The Furman Foods plant in Northumberland, PA, cans a full range of tomato products, from sauces to whole tomatoes, as well as beans including kidney, navy, and Great Northern. Yet, while the canned products were good as ever, line efficiencies weren’t.
Improvements were set in motion in mid-2000 to revamp the plant’s four production lines. Based on a strategy of mixing new equipment with the best of the old, three of the four lines have been updated so far (see upgrades sidebar).
On Furman’s Line 1, completed in late 2000, various can sizes ranging from 211/300 to 404/700 are labeled, trayed, and shrinkwrapped. One of the goals was to increase the speed from 25 cases/min to 45 cases/min, notes Jeff Bradigan, Furman’s electrical supervisor and project manager. Now, the line not only averages 45 cases/min, it has reached 80 cases/min.
The line’s central operations were bolstered by a new tray-packing system from Kisters Kayat (Edgewater, FL) comprising a tray packer, stacker, film wrapper, and shrink tunnel. A veteran of many startups, Bradigan says that this particular line’s commissioning was “the cleanest I’ve seen. I attribute that mostly to the fact that Kisters Kayat had their act together and their service technician was very knowledgeable.” Furman also appreciates the dramatic reduction in changeover times on the equipment (see changeovers sidebar, p. 80).
Heading the U-shape line is a new depalletizer (see video) from Whallon (Royal Center, IN). “It does everything,” comments Bradigan. “All we do is put a pallet on the infeed via forklift. It has performed well.” It sweeps brightstock (unlabeled) retorted cans from pallets one layer at a time at a rate of 4 layers/min regardless of can size or pallet layer count. A fully automatic arm lifts each can layer using a magnetic plate and rotates it over to release the cans onto an accumulation table. Tier sheets between pallet layers are removed by a vacuum head plate on a separate arm. Sheet removal is a new feature for a depalletizer at Furman, and one well liked by Bradigan and his crew.
Cans proceed from the accumulation table through a new Whallon single filer ahead of labeling by a refurbished roll-through unit moved from another line. In between, an online dud detector identifies any defective retorted cans.
‘Smart’ conveyor smoothes flow
Labeled cans convey onto a mass flow conveyor ahead of the tray packer. This 60’ section, from Alliance Industrial (Lynchburg, VA), is “fairly custom,” notes Bradigan. “It keeps the cans from jamming, ahead of and into the tray packer.” It uses several narrow, parallel independent conveyors to do that. Onboard, an Allen-Bradley MicroLogix™ programmable logic controller from Rockwell Automation (Milwaukee, WI) regulates speed and flow according to the speed of tray packer as well as the volume of cans that are on the conveyor system.
A 20’ outfeed leads directly to the tray packer infeed where the cans are directed into either four (larger cans) or six lanes, depending on the tray pattern. Most pack patterns are 3 x 4, although the other pattern is 4 x 6 (for 211 cans). Rows are grouped mechanically within the lanes by an under-conveyor lugged chain (see video).
Packer picker preferred
Meanwhile, the tray magazine pulls a blank using a rotary
vacuum cup device. It’s a method that Bradigan prefers over a pull-and-push-through mechanism. In fact, it was a major selling point, he says: “It’s a whole lot smoother operation. It doesn’t suffer from blank feed problems such as missed picks.” These were experienced with the other method.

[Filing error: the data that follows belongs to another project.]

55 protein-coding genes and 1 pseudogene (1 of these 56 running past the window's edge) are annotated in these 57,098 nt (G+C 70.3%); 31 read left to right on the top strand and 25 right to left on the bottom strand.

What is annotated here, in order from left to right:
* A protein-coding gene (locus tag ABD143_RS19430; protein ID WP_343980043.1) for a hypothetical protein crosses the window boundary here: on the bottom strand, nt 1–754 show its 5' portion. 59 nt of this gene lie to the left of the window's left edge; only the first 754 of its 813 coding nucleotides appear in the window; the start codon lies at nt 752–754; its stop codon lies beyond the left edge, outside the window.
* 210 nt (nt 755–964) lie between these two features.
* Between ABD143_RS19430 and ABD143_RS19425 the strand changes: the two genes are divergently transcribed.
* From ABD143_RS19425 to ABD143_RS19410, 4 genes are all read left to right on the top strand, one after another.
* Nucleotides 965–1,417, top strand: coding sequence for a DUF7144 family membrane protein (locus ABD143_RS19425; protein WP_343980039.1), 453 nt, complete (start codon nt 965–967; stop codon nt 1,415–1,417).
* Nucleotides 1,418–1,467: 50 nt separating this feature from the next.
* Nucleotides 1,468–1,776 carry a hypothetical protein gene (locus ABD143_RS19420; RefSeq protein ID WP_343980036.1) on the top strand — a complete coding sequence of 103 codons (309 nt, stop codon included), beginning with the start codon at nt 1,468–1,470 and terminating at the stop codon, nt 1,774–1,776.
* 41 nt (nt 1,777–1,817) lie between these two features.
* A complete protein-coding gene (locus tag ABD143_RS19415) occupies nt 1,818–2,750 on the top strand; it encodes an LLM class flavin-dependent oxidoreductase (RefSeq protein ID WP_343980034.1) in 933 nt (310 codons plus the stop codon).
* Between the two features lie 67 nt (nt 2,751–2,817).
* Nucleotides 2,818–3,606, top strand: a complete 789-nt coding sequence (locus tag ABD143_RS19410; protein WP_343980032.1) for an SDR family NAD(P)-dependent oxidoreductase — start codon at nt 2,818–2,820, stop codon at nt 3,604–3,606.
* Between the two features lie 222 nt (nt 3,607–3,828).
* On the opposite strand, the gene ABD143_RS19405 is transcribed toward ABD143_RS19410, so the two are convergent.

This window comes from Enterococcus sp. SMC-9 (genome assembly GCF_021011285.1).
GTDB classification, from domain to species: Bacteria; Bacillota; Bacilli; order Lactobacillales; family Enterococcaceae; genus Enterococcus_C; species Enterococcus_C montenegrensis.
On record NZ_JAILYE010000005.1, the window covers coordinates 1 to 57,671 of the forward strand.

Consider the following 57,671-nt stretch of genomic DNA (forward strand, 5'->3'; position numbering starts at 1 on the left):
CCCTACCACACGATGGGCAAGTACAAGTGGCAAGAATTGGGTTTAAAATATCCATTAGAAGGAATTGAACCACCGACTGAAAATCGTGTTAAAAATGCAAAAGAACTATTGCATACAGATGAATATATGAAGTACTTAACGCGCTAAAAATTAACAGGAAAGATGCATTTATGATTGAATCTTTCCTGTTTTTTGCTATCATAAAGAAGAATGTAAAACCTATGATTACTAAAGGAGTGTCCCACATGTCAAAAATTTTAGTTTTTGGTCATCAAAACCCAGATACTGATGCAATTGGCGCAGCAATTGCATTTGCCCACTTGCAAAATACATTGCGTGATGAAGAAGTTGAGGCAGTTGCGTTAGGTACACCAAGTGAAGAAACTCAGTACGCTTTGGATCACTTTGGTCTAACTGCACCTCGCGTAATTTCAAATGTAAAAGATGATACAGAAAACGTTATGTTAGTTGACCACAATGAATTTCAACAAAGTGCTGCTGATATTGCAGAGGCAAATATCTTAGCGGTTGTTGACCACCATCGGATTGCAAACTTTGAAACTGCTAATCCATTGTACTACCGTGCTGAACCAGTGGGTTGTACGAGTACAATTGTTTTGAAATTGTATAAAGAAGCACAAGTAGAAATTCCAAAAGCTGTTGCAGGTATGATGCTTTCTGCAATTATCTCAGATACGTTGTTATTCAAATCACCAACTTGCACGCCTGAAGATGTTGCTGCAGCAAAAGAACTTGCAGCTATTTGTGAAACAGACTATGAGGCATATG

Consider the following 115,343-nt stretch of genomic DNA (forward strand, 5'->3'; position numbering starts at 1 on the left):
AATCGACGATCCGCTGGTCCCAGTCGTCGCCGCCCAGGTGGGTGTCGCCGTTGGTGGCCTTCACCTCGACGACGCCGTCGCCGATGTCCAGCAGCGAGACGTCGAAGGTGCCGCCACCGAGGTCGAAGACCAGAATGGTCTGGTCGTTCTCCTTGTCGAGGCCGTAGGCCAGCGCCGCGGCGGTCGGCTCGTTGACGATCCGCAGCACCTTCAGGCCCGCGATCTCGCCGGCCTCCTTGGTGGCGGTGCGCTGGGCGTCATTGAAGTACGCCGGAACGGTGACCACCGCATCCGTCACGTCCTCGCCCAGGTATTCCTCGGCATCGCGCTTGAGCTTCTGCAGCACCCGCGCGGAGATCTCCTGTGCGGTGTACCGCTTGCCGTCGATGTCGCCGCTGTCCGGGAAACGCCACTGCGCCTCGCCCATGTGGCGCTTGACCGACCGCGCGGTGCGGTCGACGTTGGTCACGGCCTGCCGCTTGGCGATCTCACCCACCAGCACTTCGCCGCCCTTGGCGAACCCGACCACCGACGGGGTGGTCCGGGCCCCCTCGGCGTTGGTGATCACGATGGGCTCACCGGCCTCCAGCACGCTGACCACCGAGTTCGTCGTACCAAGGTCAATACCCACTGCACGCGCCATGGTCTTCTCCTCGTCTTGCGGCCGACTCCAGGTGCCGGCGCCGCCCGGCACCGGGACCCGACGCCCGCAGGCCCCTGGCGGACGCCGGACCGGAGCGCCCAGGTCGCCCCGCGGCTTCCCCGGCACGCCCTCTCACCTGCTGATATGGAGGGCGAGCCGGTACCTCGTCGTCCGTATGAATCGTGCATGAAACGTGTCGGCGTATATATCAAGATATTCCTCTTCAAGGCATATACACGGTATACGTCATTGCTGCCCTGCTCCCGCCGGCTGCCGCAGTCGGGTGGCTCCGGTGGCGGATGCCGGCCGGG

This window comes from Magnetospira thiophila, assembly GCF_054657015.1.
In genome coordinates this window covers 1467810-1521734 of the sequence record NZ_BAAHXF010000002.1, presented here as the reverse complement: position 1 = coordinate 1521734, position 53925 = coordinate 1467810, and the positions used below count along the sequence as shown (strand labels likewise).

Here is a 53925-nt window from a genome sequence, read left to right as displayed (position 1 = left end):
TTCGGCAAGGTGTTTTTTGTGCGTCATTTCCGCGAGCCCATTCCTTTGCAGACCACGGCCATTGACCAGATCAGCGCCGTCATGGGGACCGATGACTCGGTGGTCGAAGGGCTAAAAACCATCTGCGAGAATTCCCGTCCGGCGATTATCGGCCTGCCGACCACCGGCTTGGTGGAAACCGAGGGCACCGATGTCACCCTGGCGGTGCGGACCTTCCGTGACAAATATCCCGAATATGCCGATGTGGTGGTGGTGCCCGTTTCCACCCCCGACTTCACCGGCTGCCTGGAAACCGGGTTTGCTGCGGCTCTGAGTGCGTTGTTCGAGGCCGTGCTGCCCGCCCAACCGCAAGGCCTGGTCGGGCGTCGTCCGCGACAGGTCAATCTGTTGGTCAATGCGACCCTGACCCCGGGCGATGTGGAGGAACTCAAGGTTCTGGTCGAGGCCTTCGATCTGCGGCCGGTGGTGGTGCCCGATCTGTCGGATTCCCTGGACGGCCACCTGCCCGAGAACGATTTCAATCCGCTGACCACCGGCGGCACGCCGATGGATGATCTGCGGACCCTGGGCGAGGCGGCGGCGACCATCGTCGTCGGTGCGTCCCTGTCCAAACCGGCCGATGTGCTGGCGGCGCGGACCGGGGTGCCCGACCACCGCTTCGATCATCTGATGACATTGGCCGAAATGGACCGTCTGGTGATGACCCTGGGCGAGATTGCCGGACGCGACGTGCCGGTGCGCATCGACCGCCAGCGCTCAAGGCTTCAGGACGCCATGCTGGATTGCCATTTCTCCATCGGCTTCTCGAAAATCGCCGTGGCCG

Cans in the tray packer are swept from behind by a set of flight bars across a deadplate and onto the blank. After hot melt glue is applied to the corners of the prescored flaps, the front and then back flaps are folded up. The side flaps are then folded up ahead of a compression section of stainless steel guides. Depending on the product, the trays have a lip height from 1 ½’’ to 3’’. “Most of the time that’s about one third the way up the cans,” Bradigan notes.
The tray releases onto a Kisters Kayat-supplied conveyor section on which it is ink-jet printed by a Diagraph (St. Louis, MO) PEL system. “It’s a very reliable system,” says Bradigan. “We use Diagraph coders on our other lines, too.” Printheads mounted on opposite sides of the conveyor print production and date-coding information, the latter if the customer desires.
Trays are then conveyed to the Kisters Kayat stacker. One third of Furman’s nine different pack/tray configurations run are stacked; the others convey through the unit without stopping.
Within the machine, a stop gate near the discharge rises from beneath the conveyor to halt tray flow. Near the entrance, a second stop gate allows five trays in before it halts incoming trays. Metal fingers lift up through the conveyor to raise the group of trays. Then five more trays are allowed in before the infeed gate halts the tray flow. The five top trays are then set down on the bottom trays. The front gate lowers, the trays convey on and the cycle begins anew.
Trays move onward into the Kisters Kayat wrapper where they are first spaced by an accelerator belt. A single roll of film is fed from beneath and is caught by the tray’s leading edge as the tray transfers from one belt to another. Below conveyor level, the film is cut to length before a flight bar from beneath pulls the film sheet up, over, and ahead of the continuously moving tray where it catches and overlaps the front edge. Wrapped trays continue on through a Kisters Kayat-supplied 10’-long heat tunnel.
The trays are then palletized by a Whallon low-level unit relocated from another line before they are stretch-wrapped. Prior to storage, a pallet label applicator finishes off the packaging operations.